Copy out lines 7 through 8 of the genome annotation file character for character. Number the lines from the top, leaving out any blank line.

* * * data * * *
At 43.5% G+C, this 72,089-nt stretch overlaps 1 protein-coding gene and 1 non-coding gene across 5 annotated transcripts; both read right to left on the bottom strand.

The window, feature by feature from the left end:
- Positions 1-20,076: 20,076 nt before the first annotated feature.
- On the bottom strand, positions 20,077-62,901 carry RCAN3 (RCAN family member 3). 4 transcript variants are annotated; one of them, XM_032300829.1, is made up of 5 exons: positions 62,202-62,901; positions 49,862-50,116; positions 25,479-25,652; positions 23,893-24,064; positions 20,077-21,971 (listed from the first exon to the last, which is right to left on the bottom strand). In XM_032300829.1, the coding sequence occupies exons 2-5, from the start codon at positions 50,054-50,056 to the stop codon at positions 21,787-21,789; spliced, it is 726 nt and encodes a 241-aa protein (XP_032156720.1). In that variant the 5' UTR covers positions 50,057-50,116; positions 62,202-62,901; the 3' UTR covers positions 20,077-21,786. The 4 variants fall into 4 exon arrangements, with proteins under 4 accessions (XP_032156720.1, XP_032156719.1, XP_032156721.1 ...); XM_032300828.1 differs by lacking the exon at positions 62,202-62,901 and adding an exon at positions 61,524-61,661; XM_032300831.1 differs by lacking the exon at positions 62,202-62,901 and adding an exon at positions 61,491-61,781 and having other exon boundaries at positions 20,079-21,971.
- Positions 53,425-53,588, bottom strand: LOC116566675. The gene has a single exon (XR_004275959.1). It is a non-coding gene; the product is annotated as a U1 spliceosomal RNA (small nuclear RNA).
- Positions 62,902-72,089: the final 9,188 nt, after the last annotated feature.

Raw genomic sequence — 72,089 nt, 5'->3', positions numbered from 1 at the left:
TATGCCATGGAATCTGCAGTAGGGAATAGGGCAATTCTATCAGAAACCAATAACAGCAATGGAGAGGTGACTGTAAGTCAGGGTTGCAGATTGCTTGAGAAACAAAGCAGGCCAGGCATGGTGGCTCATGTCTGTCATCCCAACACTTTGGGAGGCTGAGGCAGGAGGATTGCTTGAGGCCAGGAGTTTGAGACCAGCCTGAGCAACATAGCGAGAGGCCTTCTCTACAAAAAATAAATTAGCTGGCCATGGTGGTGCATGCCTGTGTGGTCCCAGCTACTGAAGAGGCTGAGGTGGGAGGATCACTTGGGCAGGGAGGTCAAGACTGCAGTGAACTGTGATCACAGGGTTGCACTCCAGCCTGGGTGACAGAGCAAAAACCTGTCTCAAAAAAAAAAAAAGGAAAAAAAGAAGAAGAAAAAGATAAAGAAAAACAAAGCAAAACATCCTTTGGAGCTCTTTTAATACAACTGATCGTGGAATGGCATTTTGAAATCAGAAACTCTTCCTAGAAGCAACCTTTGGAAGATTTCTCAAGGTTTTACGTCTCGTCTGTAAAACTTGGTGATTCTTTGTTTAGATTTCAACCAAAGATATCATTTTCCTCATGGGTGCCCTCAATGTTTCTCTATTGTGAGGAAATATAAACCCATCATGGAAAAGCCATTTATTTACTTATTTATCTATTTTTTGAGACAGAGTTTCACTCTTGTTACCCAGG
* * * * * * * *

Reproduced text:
Raw genomic sequence — 72,089 nt, 5'->3', positions numbered from 1 at the left:
TATGCCATGGAATCTGCAGTAGGGAATAGGGCAATTCTATCAGAAACCAATAACAGCAATGGAGAGGTGACTGTAAGTCAGGGTTGCAGATTGCTTGAGAAACAAAGCAGGCCAGGCATGGTGGCTCATGTCTGTCATCCCAACACTTTGGGAGGCTGAGGCAGGAGGATTGCTTGAGGCCAGGAGTTTGAGACCAGCCTGAGCAACATAGCGAGAGGCCTTCTCTACAAAAAATAAATTAGCTGGCCATGGTGGTGCATGCCTGTGTGGTCCCAGCTACTGAAGAGGCTGAGGTGGGAGGATCACTTGGGCAGGGAGGTCAAGACTGCAGTGAACTGTGATCACAGGGTTGCACTCCAGCCTGGGTGACAGAGCAAAAACCTGTCTCAAAAAAAAAAAAAGGAAAAAAAGAAGAAGAAAAAGATAAAGAAAAACAAAGCAAAACATCCTTTGGAGCTCTTTTAATACAACTGATCGTGGAATGGCATTTTGAAATCAGAAACTCTTCCTAGAAGCAACCTTTGGAAGATTTCTCAAGGTTTTACGTCTCGTCTGTAAAACTTGGTGATTCTTTGTTTAGATTTCAACCAAAGATATCATTTTCCTCATGGGTGCCCTCAATGTTTCTCTATTGTGAGGAAATATAAACCCATCATGGAAAAGCCATTTATTTACTTATTTATCTATTTTTTGAGACAGAGTTTCACTCTTGTTACCCAGG